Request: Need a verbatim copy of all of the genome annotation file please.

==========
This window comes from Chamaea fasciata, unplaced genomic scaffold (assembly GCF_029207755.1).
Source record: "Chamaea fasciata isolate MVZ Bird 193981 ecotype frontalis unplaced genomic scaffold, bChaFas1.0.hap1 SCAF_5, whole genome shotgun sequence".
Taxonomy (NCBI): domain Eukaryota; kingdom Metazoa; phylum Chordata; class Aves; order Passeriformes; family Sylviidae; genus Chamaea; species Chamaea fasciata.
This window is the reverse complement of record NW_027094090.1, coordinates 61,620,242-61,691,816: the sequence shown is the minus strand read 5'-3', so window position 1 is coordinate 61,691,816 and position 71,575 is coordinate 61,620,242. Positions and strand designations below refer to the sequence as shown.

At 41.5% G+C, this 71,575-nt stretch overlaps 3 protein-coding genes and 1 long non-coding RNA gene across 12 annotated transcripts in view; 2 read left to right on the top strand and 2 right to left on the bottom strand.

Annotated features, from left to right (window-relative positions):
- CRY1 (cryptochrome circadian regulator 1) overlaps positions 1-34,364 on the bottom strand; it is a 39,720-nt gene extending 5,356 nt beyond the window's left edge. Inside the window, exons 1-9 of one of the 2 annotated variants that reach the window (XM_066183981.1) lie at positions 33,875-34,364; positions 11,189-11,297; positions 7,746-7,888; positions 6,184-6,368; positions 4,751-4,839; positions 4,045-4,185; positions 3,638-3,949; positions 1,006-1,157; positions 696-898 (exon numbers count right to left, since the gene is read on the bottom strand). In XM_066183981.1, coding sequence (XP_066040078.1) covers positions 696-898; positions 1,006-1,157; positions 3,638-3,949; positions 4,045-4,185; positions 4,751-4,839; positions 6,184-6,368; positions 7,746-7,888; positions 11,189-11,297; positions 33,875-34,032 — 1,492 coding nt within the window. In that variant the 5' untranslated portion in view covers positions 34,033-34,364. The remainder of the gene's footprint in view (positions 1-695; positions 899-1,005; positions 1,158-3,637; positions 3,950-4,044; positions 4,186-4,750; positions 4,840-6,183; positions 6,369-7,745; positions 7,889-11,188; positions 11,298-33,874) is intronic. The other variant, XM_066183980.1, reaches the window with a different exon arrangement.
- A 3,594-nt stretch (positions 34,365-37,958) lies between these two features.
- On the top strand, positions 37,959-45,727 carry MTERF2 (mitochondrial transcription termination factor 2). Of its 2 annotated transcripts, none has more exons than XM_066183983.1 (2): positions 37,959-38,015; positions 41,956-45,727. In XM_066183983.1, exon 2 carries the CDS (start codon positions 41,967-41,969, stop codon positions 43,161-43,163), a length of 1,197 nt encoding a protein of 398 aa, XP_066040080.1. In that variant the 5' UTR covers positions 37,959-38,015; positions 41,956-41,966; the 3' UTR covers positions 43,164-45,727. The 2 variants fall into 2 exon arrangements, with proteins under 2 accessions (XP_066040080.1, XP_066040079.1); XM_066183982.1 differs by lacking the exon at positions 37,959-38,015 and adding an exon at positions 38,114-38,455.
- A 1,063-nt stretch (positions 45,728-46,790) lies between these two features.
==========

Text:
This window comes from Chamaea fasciata, unplaced genomic scaffold (assembly GCF_029207755.1).
Source record: "Chamaea fasciata isolate MVZ Bird 193981 ecotype frontalis unplaced genomic scaffold, bChaFas1.0.hap1 SCAF_5, whole genome shotgun sequence".
Taxonomy (NCBI): domain Eukaryota; kingdom Metazoa; phylum Chordata; class Aves; order Passeriformes; family Sylviidae; genus Chamaea; species Chamaea fasciata.
This window is the reverse complement of record NW_027094090.1, coordinates 61,620,242-61,691,816: the sequence shown is the minus strand read 5'-3', so window position 1 is coordinate 61,691,816 and position 71,575 is coordinate 61,620,242. Positions and strand designations below refer to the sequence as shown.

At 41.5% G+C, this 71,575-nt stretch overlaps 3 protein-coding genes and 1 long non-coding RNA gene across 12 annotated transcripts in view; 2 read left to right on the top strand and 2 right to left on the bottom strand.

Annotated features, from left to right (window-relative positions):
- CRY1 (cryptochrome circadian regulator 1) overlaps positions 1-34,364 on the bottom strand; it is a 39,720-nt gene extending 5,356 nt beyond the window's left edge. Inside the window, exons 1-9 of one of the 2 annotated variants that reach the window (XM_066183981.1) lie at positions 33,875-34,364; positions 11,189-11,297; positions 7,746-7,888; positions 6,184-6,368; positions 4,751-4,839; positions 4,045-4,185; positions 3,638-3,949; positions 1,006-1,157; positions 696-898 (exon numbers count right to left, since the gene is read on the bottom strand). In XM_066183981.1, coding sequence (XP_066040078.1) covers positions 696-898; positions 1,006-1,157; positions 3,638-3,949; positions 4,045-4,185; positions 4,751-4,839; positions 6,184-6,368; positions 7,746-7,888; positions 11,189-11,297; positions 33,875-34,032 — 1,492 coding nt within the window. In that variant the 5' untranslated portion in view covers positions 34,033-34,364. The remainder of the gene's footprint in view (positions 1-695; positions 899-1,005; positions 1,158-3,637; positions 3,950-4,044; positions 4,186-4,750; positions 4,840-6,183; positions 6,369-7,745; positions 7,889-11,188; positions 11,298-33,874) is intronic. The other variant, XM_066183980.1, reaches the window with a different exon arrangement.
- A 3,594-nt stretch (positions 34,365-37,958) lies between these two features.
- On the top strand, positions 37,959-45,727 carry MTERF2 (mitochondrial transcription termination factor 2). Of its 2 annotated transcripts, none has more exons than XM_066183983.1 (2): positions 37,959-38,015; positions 41,956-45,727. In XM_066183983.1, exon 2 carries the CDS (start codon positions 41,967-41,969, stop codon positions 43,161-43,163), a length of 1,197 nt encoding a protein of 398 aa, XP_066040080.1. In that variant the 5' UTR covers positions 37,959-38,015; positions 41,956-41,966; the 3' UTR covers positions 43,164-45,727. The 2 variants fall into 2 exon arrangements, with proteins under 2 accessions (XP_066040080.1, XP_066040079.1); XM_066183982.1 differs by lacking the exon at positions 37,959-38,015 and adding an exon at positions 38,114-38,455.
- A 1,063-nt stretch (positions 45,728-46,790) lies between these two features.